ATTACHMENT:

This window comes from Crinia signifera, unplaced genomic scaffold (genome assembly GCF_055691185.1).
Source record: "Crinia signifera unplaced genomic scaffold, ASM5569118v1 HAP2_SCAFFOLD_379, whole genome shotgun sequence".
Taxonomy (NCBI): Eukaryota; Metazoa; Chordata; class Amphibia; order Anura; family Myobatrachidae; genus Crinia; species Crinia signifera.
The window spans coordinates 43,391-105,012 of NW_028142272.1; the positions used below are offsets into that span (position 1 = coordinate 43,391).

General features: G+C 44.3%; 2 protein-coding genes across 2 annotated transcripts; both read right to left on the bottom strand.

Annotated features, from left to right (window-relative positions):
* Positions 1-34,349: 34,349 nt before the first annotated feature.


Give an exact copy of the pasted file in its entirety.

This window comes from Crinia signifera, unplaced genomic scaffold (genome assembly GCF_055691185.1).
Source record: "Crinia signifera unplaced genomic scaffold, ASM5569118v1 HAP2_SCAFFOLD_379, whole genome shotgun sequence".
Taxonomy (NCBI): Eukaryota; Metazoa; Chordata; class Amphibia; order Anura; family Myobatrachidae; genus Crinia; species Crinia signifera.
The window spans coordinates 43,391-105,012 of NW_028142272.1; the positions used below are offsets into that span (position 1 = coordinate 43,391).

General features: G+C 44.3%; 2 protein-coding genes across 2 annotated transcripts; both read right to left on the bottom strand.

Annotated features, from left to right (window-relative positions):
* Positions 1-34,349: 34,349 nt before the first annotated feature.